Four California superintendents seeking waivers from provisions of the No Child Left Behind Act came to Washington today to meet with U.S. Secretary of Education Arne Duncan and make the case that their waiver proposal—which would cover 10 school districts in California—is worthy of approval. (Hat tip to EdSource, which first reported about the meeting).
U.S. Department of Education spokesman Daren Briscoe said the secretary and senior staff members met with the four superintendents—John Deasy of Los Angeles Unified, Michael Hanson of Fresno, Richard Carranza of San Francisco, and Christopher Steinhauser of Long Beach—to "talk about their agenda for improving their districts." Briscoe said the conversation was not limited to waivers, but did "include a discussion of their desire" to win approval for their proposal.
Briscoe said the superintendents had about a half-hour of face time with the education secretary.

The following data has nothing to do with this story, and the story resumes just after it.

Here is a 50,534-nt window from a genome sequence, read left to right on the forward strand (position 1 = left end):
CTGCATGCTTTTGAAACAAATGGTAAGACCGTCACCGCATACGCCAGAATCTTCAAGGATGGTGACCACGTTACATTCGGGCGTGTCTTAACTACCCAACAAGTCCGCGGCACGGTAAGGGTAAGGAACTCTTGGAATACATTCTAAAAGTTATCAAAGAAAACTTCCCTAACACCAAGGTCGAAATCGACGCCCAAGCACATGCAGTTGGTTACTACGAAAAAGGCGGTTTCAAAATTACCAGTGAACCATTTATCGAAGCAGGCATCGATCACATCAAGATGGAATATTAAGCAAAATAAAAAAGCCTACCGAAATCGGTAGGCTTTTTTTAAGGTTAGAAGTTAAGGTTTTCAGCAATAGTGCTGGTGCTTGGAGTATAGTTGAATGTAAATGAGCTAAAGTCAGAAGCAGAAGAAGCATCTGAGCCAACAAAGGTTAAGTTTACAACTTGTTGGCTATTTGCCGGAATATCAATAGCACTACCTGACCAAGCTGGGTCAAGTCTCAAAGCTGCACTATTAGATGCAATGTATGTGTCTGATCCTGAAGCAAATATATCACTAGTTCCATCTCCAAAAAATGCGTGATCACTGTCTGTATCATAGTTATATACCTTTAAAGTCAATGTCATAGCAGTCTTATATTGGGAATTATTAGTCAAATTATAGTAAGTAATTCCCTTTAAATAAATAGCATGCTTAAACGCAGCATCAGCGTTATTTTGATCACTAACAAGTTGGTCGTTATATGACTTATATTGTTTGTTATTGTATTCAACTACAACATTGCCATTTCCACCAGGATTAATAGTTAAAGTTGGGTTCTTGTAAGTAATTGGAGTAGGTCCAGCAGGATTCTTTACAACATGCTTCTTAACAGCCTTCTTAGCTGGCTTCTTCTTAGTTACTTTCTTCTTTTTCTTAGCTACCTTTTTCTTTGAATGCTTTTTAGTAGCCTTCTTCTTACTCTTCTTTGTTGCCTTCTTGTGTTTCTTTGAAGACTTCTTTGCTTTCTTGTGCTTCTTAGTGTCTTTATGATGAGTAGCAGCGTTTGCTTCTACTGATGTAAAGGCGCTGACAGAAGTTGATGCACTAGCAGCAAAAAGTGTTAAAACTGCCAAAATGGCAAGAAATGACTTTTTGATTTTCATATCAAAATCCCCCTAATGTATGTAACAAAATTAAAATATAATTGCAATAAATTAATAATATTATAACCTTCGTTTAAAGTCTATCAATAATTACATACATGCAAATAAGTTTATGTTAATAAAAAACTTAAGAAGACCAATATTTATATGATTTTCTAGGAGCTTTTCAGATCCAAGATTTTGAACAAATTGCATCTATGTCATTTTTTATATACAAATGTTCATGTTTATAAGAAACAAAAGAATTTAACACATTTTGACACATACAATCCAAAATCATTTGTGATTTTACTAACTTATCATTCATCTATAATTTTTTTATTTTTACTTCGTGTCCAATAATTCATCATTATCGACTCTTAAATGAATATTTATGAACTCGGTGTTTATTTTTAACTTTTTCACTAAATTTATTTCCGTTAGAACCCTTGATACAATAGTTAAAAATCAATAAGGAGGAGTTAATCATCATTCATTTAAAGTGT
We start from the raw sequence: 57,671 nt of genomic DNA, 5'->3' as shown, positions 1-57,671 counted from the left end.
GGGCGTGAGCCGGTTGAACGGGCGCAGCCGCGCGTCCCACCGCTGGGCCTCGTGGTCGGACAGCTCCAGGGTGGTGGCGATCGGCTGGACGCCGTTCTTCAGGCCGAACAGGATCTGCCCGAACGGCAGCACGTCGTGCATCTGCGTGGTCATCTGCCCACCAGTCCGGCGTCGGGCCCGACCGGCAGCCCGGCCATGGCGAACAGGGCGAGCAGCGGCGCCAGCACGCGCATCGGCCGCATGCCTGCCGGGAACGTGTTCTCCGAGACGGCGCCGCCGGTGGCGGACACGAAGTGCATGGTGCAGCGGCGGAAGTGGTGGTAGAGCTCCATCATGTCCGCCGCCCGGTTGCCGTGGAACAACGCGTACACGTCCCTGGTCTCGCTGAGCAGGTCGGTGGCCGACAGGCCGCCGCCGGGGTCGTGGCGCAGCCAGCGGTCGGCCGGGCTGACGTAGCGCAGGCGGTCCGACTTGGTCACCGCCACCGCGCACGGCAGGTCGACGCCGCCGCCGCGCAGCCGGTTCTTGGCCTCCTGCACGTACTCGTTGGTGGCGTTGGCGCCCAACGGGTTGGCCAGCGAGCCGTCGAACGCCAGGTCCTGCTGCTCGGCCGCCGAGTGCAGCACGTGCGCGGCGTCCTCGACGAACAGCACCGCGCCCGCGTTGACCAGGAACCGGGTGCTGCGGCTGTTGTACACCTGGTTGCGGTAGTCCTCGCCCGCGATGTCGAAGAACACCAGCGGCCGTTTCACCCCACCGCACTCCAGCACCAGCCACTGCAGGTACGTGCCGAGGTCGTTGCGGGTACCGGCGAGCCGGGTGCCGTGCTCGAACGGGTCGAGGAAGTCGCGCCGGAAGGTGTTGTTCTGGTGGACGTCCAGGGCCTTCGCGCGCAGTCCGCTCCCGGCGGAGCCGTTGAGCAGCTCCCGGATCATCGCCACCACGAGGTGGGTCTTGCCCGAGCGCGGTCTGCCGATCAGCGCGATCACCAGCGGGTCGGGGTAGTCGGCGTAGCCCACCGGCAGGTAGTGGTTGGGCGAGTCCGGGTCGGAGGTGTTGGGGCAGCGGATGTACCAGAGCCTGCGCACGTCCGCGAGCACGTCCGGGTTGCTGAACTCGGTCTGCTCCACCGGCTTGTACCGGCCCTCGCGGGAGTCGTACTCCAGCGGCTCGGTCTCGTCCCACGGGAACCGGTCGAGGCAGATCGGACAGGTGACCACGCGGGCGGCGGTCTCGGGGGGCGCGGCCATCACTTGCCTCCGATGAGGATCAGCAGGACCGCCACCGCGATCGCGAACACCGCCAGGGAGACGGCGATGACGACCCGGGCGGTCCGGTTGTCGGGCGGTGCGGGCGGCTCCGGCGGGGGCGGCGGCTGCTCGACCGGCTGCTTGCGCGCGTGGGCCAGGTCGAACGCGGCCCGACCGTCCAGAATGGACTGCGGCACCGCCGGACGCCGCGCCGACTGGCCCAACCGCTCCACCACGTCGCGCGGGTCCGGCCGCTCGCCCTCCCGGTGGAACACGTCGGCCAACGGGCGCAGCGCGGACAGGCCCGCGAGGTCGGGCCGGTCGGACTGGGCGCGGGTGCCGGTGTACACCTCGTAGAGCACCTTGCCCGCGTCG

Thirty-four states and the District of Columbia so far have been granted reprieves from some tenets of the NCLB law in exchange for meeting department priorities, such as redesigning teacher evaluations to include student outcomes. California's waiver proposal was rejected late last year in large measure because it ignored that key condition. After that, the group of districts, already working together on Common Core State Standards implementation, decided to strike out on their own.
The next deadline for states to apply for waivers is Feb. 28, and the 10 districts that make up the California Office to Reform Education, or CORE, are fine-tuning their application that would be the first designed to release local districts from NCLB mandates.
The Education Department has sent signals that it will take the group's waiver proposal seriously—especially since it would cover more than 1 million students—but regardless of how strong the plan may be, the politics of this could get dicey for Mr. Duncan, as my colleague Alyson Klein deftly explained a few weeks ago.
Briscoe said that while Duncan has made it clear that district-level waivers are worth considering, there would be many difficult issues to sort out around the department's capacity to oversee them, among other challenges.